While we all watch the Divine Ms. MZ keep jumping into a war zone with her siege of posts defending the American model of the press, please allow me to post a crucial document linked to this debate.
This is a memo from a journalist named John Carroll, who was, on May 22, 2003, the editor of the Los Angeles Times. The letter went to the newspaper’s section editors, but then made its way to the whole staff and — via the L.A. Observed website — out to the wider world of mainstream journalism. I have been using it in classrooms ever since, as an eloquent plea for reporting that is fair and accurate to voices on both sides of tense and complicated public debates.
The contents of the letter speak for themselves. In this case, the topic being discussed was linked to abortion, not to the current hot-button topic, which is same-sex marriage and related. Of course, in media-bias studies, abortion never dies as a hot topic. Just wait for the fall campaign and discussions of the U.S. Supreme Court.
Here is the text of the memo, which, according to its subject line, focused on “Credibility/abortion.”
I’m concerned about the perception — and the occasional reality — that the Times is a liberal, “politically correct” newspaper. Generally speaking, this is an inaccurate view, but occasionally we prove our critics right. We did so today with the front-page story on the bill in Texas that would require abortion doctors to counsel patients that they may be risking breast cancer.
The apparent bias of the writer and/or the desk reveals itself in the third paragraph, which characterizes such bills in Texas and elsewhere as requiring “so-called counseling of patients.” I don’t think people on the anti-abortion side would consider it “so-called,” a phrase that is loaded with derision.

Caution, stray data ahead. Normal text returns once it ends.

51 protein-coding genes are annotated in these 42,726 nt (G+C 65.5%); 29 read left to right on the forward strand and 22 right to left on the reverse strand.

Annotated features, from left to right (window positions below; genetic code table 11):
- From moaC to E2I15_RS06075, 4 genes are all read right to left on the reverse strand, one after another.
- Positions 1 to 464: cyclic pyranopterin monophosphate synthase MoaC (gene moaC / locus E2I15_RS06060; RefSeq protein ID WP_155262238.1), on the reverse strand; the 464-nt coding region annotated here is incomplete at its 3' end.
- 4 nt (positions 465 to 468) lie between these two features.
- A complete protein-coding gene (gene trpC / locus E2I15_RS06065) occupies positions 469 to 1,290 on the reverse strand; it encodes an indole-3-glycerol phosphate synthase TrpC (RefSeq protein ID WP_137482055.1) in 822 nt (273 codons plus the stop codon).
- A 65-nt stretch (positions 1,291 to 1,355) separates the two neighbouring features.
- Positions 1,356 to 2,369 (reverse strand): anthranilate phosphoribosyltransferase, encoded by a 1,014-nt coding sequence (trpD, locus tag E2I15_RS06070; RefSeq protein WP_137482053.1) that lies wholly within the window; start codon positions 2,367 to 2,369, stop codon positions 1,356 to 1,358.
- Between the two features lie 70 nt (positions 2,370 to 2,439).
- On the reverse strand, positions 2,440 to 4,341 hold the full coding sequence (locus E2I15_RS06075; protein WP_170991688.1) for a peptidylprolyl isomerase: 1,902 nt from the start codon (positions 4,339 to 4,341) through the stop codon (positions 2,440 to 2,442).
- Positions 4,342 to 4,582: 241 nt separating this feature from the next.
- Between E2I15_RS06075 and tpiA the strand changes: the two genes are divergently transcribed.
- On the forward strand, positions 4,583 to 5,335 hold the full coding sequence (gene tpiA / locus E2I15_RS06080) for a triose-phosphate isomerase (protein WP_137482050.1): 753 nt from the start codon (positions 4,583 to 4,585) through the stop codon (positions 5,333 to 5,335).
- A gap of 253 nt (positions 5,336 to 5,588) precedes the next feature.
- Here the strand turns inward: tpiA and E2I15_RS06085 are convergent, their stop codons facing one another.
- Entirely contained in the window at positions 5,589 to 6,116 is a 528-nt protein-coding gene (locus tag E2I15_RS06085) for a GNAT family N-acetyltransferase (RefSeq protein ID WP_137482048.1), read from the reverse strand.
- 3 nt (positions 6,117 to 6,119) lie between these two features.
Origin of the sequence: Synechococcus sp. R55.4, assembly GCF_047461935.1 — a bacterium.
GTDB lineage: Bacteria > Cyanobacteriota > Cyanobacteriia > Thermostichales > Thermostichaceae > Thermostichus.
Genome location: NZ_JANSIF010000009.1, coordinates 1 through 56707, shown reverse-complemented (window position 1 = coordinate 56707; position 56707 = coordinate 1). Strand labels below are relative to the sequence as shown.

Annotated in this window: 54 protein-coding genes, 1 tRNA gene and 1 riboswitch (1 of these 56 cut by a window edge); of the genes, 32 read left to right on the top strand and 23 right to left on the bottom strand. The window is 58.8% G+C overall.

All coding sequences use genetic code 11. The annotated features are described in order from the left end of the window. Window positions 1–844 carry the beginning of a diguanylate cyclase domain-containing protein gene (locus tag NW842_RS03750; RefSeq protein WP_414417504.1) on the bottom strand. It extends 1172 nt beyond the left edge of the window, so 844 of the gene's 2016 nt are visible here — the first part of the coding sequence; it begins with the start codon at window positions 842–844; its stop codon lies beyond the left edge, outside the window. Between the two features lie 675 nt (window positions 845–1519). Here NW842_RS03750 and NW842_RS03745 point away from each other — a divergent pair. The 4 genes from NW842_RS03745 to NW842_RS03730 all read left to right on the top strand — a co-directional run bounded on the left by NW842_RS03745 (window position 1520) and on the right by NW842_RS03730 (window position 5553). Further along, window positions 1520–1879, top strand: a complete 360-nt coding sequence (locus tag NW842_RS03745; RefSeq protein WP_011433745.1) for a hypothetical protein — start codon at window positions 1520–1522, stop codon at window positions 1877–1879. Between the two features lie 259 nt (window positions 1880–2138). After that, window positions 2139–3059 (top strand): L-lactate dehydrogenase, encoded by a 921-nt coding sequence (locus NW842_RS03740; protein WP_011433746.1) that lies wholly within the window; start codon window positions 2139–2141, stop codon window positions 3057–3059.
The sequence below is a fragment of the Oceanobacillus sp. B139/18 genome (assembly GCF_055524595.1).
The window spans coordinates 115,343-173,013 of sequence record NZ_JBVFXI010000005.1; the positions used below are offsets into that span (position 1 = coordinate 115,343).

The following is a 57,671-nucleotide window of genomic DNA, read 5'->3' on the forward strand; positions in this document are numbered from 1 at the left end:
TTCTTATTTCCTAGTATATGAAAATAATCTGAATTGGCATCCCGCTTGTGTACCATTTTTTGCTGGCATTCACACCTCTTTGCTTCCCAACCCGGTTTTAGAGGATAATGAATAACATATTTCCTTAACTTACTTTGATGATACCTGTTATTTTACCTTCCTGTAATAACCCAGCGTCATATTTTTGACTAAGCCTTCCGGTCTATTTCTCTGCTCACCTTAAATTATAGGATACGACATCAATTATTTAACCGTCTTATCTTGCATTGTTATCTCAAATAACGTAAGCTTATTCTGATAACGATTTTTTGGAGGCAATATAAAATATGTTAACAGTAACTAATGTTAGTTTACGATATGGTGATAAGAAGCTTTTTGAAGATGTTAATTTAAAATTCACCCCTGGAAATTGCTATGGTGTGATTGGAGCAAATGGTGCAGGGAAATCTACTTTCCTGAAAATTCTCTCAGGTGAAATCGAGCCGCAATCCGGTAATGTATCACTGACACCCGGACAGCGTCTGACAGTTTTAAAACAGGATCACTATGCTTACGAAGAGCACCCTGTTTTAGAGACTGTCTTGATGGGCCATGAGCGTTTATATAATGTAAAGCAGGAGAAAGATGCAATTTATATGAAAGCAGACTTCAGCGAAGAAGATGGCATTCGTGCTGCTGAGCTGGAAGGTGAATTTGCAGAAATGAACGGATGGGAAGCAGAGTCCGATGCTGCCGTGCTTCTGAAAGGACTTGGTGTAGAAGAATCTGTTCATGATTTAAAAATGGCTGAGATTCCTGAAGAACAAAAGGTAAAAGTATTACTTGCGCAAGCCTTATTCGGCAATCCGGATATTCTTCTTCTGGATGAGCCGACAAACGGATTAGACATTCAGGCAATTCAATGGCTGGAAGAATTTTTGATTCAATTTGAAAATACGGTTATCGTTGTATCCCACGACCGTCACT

The story makes a strong case that the link between abortion and breast cancer is widely discounted among researchers, but I wondered as I read it whether somewhere there might exist some credible scientist who believes in it. Such a person makes no appearance in the story’s lengthy passage about the scientific issue. We do quote one of the sponsors of the bill, noting that he “has a professional background in property management.” Seldom will you read a cheaper shot than this. Why, if this is germane, wouldn’t we point to legislators on the other side who are similarly bereft of scientific credentials?
It is not until the last three paragraphs of the story that we finally surface a professor of biology and endocrinology who believes the abortion/cancer connection is valid. But do we quote him as to why he believes this? No. We quote his political views.
Apparently the scientific argument for the anti-abortion side is so absurd that we don’t need to waste our readers’ time with it.
The reason I’m sending this note to all section editors is that I want everyone to understand how serious I am about purging all political bias from our coverage. We may happen to live in a political atmosphere that is suffused with liberal values (and is unreflective of the nation as a whole), but we are not going to push a liberal agenda in the news pages of the Times.
I’m no expert on abortion, but I know enough to believe that it presents a profound philosophical, religious and scientific question, and I respect people on both sides of the debate. A newspaper that is intelligent and fair-minded will do the same.
Let me know if you’d like to discuss this.
The key is that, while Carroll is responding to criticism from cultural conservatives, he is not calling for “conservative journalism” and, of course, neither is GetReligion. He is calling for solid, basic journalism and so are we. People who love journalism — people on left and right — should cheer.
Now, once again, do not click “comment” to remark on the subject of the Los Angeles Times story to which Carroll is responding (which does not appear to be available online at this time). Focus. Limit your comment to the journalism issue he is raising and how it links to MZ’s ongoing series of posts about current coverage of same-sex marriage debates in the public square.